[Virtual tour] Today, “Art Deco” can refer to anything from salt cellars to skyscrapers, produced anywhere in the world during the early decades of the last century, using abstract, stylized floral, geometric, or streamlined design. In New York, Art Deco evolved through a series of Manhattan skyscrapers into the city’s chief architectural language. Following a massive reawakening of interest during the 1970s, New York’s Art Deco buildings survive as prized remnants of a distant-yet-modern past that still helps to define the city’s visual identity.
This virtual tour with Anthony W. Robins covers the great skyscrapers of architects Raymond Hood, William Van Alen, Ely Jacques Kahn, and Ralph Walker, including the Daily News, Empire State, Irving Trust, General Electric, American Radiator, Barclay-Vesey and RCA Buildings. It then traces the adaptation of this “skyscraper style” through apartment buildings on the Bronx’s Grand Concourse, airport terminals at LaGuardia, the Central Park West residential skyline, automated midtown parking garages, diners, hotels, department stores, banks and theaters like Radio City Music Hall. Mr. Robins is the author of the award-winning book “New York Art Deco: A Guide to Gotham’s Jazz Age Architecture” (SUNY Press 2017).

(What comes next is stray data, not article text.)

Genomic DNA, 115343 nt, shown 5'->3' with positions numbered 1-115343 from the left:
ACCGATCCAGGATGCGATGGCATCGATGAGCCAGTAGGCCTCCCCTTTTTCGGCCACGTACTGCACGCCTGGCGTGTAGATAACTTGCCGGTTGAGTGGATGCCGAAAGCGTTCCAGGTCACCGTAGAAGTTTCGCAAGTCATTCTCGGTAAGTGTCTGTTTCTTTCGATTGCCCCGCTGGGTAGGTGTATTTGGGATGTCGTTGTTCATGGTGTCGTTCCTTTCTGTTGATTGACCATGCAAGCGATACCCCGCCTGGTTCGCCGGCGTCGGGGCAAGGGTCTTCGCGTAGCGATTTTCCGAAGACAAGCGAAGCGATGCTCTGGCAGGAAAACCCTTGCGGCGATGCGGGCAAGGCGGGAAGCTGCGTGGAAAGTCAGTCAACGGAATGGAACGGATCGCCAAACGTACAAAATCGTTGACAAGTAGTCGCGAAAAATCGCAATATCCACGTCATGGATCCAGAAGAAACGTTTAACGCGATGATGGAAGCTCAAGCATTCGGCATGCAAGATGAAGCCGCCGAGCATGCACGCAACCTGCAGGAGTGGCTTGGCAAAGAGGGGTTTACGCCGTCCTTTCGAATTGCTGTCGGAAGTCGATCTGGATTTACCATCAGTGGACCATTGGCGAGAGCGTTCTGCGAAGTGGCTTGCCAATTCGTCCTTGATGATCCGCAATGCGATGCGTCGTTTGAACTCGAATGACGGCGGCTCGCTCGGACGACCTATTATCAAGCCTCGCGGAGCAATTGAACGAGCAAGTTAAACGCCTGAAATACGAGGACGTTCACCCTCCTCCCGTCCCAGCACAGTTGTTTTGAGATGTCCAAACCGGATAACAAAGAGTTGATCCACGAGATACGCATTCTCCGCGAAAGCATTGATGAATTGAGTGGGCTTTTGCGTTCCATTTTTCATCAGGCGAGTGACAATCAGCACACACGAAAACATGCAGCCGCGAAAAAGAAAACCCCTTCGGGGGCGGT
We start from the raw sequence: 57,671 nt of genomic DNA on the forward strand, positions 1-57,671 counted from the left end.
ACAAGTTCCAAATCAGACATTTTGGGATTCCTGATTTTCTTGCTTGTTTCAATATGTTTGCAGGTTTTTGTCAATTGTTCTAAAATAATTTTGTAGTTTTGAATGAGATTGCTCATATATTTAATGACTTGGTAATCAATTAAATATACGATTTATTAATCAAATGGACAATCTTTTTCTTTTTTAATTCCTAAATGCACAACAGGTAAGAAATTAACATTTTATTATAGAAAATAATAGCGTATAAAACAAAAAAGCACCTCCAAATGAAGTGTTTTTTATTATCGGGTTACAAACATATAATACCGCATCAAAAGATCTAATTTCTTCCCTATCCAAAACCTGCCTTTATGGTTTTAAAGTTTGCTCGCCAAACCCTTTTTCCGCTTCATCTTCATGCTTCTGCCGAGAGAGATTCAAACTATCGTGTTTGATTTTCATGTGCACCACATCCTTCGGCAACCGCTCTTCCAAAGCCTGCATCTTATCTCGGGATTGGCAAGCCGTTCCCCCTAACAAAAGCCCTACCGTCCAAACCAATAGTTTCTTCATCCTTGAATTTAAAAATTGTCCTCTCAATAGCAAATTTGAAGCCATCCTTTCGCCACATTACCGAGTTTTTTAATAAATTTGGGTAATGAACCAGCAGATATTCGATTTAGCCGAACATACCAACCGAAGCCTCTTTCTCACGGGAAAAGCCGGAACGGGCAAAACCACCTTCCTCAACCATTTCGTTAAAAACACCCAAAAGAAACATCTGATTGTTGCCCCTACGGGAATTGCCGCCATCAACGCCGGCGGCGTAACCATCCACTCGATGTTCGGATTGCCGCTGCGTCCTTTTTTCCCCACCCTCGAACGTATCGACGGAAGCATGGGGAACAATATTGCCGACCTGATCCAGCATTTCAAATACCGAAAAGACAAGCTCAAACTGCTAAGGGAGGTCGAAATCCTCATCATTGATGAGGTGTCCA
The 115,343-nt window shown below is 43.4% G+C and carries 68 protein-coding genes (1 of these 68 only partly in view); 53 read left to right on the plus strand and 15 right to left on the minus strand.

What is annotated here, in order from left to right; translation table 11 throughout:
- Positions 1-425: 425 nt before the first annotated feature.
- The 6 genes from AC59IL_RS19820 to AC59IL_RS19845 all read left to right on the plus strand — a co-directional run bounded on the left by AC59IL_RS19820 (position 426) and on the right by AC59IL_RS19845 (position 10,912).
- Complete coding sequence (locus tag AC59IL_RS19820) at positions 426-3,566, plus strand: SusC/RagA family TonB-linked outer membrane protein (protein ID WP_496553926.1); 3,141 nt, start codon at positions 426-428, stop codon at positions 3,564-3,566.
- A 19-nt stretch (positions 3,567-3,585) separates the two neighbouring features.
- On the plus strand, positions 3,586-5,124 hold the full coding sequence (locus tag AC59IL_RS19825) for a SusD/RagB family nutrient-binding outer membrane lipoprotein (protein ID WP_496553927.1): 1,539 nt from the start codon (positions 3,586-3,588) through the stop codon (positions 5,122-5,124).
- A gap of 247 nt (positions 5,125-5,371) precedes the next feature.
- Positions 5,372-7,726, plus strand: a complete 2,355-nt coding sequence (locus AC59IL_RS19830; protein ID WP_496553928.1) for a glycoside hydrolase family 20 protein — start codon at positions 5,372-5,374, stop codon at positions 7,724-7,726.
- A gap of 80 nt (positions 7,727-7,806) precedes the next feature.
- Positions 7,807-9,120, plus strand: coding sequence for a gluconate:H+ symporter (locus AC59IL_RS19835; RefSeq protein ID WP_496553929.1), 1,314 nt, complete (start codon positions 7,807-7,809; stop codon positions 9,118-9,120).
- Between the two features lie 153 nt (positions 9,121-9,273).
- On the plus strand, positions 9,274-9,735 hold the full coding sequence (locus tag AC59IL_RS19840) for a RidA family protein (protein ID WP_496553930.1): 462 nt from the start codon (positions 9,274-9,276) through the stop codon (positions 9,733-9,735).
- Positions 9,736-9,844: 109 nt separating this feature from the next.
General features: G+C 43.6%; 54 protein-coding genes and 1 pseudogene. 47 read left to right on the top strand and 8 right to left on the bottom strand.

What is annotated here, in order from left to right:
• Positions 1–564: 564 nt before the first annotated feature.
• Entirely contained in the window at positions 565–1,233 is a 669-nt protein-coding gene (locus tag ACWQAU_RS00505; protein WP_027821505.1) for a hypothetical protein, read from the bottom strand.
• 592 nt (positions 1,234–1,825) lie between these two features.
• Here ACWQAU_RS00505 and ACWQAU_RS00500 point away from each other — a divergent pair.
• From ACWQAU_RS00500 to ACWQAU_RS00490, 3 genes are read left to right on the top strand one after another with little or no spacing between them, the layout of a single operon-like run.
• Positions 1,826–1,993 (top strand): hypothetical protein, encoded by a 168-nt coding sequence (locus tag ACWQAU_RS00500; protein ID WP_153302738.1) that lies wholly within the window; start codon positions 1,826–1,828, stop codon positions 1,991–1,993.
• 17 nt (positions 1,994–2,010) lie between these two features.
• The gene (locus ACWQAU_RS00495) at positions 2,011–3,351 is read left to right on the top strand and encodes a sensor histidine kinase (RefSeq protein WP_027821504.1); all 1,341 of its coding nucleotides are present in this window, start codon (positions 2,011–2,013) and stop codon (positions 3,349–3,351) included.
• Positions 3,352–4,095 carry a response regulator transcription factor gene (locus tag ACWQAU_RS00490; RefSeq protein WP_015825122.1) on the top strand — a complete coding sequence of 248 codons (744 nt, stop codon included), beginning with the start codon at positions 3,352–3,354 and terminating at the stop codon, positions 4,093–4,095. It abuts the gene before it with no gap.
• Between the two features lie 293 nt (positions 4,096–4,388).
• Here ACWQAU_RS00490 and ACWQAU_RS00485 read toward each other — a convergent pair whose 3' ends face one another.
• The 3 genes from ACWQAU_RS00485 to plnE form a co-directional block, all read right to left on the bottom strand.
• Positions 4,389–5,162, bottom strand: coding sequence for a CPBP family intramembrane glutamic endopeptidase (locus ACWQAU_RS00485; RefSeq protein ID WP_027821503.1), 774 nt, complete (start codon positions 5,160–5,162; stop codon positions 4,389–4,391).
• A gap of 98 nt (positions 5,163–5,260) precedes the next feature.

MAS Virtual Tours run 60 to 90 minutes and are not recorded for later viewing.